Analysis: we've never had more access to tales of the most horrific crimes and depraved minds.

In 2020 the words "true crime" are ubiquitous across all media platforms. There is an influx of podcasts, documentaries, books, and TV series which are dedicated to societies most horrific crimes and depraved minds. The Nobody Zone, a six-part podcast series, by RTÉ's Documentary On One, in association with Third Ear Productions, includes an actual confession tape of serial killer Kieran Patrick Kelly, a man so barbaric he might be Ireland, and perhaps, Britain's most prolific serial killer.

However, is this macabre obsession healthy? Do we consume this content for human insight? Or is it having a more harmful effect on our psyche, and perhaps society?

Episode 1 of The Nobody Zone, "It Plays On Your Mind". A homeless Irishman is arrested in London for stealing a wedding ring, only to murder another man in his police cell

By watching true crime viewers may gain a sense of satisfaction with their own life, and moral ethics suggests Dr Katharina Swirak, a lecturer in the department of sociology and criminology at University College Cork. "I'm not a psychologist, but in terms of psychoanalysis, it would say that what we're abhorred by, what we find so unthinkable. It is something that somehow slumbers in all of us. When we see it manifested in other people like murder or horrible sex crimes, we feel this sense of disgust. Because we subconsciously know that we all could transgress at some point in time" she says. 

Dr Ian Marder, a lecturer of criminology at Maynooth University, expands on the problematic elements of true crime. He explains that our obsession with unique crimes can skew our perception of everyday evil. "Conversations about crime in public discourse tend to centre around the most serious or the most bizarre cases. That's a problem because we say in criminology and law that unusual cases make bad policy. If you’re trying to change things or to develop the way that the system works for policy, you’re much better off doing that based on what happens most of the time".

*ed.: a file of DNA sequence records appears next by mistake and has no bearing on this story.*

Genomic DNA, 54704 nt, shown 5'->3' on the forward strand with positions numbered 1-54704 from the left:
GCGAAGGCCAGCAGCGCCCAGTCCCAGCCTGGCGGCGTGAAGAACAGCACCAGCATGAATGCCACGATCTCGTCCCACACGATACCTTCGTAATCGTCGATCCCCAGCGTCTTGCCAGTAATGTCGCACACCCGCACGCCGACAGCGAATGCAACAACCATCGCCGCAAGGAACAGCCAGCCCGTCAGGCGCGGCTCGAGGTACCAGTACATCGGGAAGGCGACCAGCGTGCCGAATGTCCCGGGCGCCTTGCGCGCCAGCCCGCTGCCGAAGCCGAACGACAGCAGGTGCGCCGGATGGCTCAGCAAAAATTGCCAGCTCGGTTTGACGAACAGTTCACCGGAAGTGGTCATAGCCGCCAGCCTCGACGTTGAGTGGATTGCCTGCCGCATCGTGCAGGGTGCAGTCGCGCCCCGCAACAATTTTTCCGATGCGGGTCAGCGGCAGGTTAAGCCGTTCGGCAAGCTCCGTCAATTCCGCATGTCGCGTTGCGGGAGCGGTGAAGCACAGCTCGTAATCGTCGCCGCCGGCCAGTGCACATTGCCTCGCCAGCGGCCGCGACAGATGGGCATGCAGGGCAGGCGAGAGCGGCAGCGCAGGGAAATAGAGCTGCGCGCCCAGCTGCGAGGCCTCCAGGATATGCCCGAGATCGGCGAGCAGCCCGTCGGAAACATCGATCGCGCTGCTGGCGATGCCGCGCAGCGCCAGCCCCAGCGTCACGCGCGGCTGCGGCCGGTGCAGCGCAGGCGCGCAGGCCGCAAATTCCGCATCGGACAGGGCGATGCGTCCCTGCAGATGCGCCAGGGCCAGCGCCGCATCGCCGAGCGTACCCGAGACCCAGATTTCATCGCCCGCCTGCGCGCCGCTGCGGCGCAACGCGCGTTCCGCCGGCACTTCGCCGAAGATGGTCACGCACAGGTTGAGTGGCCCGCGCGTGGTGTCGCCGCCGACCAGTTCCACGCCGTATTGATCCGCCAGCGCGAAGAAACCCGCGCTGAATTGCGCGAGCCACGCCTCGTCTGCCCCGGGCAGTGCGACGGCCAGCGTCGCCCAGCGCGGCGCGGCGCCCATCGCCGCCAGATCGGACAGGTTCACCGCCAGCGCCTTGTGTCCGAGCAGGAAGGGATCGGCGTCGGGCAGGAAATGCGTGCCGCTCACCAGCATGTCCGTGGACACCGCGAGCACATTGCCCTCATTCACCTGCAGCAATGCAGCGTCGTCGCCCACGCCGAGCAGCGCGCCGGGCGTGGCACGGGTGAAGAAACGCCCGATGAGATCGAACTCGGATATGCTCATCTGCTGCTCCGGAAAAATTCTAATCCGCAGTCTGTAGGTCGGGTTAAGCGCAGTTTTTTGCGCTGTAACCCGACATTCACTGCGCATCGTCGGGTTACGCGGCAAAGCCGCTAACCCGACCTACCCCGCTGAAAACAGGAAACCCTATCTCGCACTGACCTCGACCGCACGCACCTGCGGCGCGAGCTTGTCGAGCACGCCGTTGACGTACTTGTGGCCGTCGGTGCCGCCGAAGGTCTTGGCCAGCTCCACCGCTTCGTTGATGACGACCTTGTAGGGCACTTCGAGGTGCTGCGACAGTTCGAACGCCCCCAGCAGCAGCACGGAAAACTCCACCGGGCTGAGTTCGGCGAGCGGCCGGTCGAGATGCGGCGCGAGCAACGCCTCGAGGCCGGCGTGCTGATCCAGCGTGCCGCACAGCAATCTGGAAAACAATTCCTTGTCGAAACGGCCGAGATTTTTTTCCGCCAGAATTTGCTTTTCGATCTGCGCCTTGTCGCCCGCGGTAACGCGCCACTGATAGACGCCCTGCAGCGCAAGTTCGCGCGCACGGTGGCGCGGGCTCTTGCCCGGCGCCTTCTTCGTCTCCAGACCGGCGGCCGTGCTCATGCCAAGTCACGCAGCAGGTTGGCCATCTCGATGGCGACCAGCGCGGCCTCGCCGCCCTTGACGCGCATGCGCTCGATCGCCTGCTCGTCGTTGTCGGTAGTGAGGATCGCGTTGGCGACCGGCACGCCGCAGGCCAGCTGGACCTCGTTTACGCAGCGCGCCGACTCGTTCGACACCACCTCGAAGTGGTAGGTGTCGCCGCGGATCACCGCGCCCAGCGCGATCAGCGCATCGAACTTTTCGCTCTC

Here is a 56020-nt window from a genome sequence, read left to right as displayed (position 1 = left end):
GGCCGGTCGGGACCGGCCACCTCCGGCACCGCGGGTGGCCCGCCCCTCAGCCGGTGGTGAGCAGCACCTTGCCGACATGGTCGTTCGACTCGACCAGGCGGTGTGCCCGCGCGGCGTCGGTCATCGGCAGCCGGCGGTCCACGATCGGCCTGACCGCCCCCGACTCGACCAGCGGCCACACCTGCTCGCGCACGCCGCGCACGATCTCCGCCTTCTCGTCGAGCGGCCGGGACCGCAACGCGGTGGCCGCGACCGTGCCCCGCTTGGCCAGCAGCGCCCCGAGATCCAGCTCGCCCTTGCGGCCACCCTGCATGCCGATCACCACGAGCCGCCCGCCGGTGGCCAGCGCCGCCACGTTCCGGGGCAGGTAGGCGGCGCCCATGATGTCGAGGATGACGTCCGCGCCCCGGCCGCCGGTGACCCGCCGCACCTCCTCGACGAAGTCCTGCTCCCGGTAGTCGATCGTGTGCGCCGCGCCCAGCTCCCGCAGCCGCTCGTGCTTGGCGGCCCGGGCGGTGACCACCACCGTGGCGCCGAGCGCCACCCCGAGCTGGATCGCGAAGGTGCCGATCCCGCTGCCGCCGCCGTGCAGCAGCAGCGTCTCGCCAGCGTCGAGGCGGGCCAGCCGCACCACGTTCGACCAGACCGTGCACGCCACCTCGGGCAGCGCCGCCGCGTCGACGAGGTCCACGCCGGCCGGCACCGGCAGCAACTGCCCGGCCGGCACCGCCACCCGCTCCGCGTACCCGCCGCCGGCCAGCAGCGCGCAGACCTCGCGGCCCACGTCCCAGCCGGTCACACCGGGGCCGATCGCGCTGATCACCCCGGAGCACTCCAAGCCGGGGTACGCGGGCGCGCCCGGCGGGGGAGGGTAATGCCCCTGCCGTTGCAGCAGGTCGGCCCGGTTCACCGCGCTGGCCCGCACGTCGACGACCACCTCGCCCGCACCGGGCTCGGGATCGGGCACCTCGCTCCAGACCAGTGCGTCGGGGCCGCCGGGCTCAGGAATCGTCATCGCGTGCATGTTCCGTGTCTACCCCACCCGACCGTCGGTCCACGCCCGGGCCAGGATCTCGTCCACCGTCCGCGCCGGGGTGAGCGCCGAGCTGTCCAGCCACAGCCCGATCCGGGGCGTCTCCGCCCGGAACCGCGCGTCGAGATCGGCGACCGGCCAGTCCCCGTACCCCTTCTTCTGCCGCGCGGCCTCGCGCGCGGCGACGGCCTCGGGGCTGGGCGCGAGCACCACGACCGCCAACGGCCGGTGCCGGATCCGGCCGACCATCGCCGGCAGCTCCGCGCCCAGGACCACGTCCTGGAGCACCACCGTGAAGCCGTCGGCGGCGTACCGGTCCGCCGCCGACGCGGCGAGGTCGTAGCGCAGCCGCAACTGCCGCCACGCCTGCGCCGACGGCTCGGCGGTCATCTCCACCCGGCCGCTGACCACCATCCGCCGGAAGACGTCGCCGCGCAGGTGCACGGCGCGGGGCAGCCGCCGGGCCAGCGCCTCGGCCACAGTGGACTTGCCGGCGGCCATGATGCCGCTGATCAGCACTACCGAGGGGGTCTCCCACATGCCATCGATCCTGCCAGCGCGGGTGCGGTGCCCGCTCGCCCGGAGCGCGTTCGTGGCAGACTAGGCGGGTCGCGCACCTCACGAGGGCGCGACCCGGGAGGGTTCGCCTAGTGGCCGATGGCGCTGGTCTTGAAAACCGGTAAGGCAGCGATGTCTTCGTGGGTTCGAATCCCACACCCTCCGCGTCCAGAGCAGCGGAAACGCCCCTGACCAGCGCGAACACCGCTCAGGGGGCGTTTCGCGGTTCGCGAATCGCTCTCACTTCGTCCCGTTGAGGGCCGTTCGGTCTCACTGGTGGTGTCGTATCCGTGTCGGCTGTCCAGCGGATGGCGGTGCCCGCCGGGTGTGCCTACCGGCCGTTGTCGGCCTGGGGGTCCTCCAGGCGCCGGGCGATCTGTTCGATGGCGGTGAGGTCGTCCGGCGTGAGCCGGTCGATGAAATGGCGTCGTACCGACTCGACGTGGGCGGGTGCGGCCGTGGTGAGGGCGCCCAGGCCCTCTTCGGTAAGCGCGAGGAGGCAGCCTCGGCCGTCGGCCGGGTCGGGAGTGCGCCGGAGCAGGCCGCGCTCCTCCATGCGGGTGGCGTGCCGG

From RTÉ 2fm's Dave Fanning show, Robert KIng from UCC on the public's obsession with true crime on screen

However, is the apparent "rise" in true crime a new phenomenon? Truman Capote's infamous work In Cold Blood was a bestseller in 1966. Should the real focus be on how modern media covers true crime and not our fascination with it?

"The interesting thing is true crime stuff has been part of popular culture going back to the advent of mass media", says Dr Ross MacMillan criminologist and Chair in Sociology at the University of Limerick. "The explosion of social media, podcasting, and Netflix as a domain lends itself to crime reporting. It's perfect because you can tell relatively short stories in a 35 minute podcast. I think the thing that’s interesting about the new wave of this is that you can tell stories with more depth and I think that’s very beneficial".

Studies have shown that women are more likely to consume true Crime. A study in 2010 revealed that true crime stories help women to process violence and misogyny, as they provide information "highly relevant in terms of preventing or surviving a crime". 

From RTÉ Radio 1's Arena, an interview with Jennifer Forde and Sam Bungey, makers of true crime podcast West Cork, which explores the story of the murder of Sophie Toscan du Plantier in 1996